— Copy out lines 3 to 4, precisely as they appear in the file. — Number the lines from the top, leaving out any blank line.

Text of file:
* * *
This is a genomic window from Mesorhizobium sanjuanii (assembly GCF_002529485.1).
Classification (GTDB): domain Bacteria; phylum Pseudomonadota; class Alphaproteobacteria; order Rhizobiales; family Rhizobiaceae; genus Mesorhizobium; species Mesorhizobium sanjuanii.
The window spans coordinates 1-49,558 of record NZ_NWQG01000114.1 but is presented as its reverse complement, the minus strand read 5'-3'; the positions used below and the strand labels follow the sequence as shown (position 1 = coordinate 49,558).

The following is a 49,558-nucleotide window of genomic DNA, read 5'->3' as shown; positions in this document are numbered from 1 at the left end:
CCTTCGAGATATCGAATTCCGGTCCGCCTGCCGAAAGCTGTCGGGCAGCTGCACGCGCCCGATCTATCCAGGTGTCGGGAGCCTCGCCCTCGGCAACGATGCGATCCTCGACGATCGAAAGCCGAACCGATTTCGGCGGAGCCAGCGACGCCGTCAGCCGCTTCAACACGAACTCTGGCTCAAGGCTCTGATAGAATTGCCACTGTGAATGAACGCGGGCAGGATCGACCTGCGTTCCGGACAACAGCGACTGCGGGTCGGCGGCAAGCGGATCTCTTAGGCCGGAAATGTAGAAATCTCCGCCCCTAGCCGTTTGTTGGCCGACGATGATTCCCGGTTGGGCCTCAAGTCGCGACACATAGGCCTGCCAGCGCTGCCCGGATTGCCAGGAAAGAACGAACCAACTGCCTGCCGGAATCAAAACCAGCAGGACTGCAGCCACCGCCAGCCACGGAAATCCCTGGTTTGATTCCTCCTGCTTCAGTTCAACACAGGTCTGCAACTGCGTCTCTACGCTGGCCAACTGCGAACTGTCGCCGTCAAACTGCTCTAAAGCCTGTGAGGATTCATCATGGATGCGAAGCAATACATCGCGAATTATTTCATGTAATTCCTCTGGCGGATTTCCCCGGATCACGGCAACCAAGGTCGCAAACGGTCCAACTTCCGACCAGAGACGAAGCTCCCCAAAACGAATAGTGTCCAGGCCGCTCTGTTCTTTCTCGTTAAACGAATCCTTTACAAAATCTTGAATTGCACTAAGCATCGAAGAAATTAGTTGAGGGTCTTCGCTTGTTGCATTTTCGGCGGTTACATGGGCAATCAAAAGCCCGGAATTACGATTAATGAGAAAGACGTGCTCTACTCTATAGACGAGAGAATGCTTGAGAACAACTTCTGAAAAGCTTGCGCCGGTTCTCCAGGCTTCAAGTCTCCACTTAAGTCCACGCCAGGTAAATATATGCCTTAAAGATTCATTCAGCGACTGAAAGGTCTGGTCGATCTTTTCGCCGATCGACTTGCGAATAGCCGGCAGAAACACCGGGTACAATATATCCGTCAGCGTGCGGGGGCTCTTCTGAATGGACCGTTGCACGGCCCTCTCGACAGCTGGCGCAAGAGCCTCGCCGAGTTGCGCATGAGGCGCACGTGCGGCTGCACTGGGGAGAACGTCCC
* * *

The window spans coordinates 1-49,558 of record NZ_NWQG01000114.1 but is presented as its reverse complement, the minus strand read 5'-3'; the positions used below and the strand labels follow the sequence as shown (position 1 = coordinate 49,558).

The following is a 49,558-nucleotide window of genomic DNA, read 5'->3' as shown; positions in this document are numbered from 1 at the left end: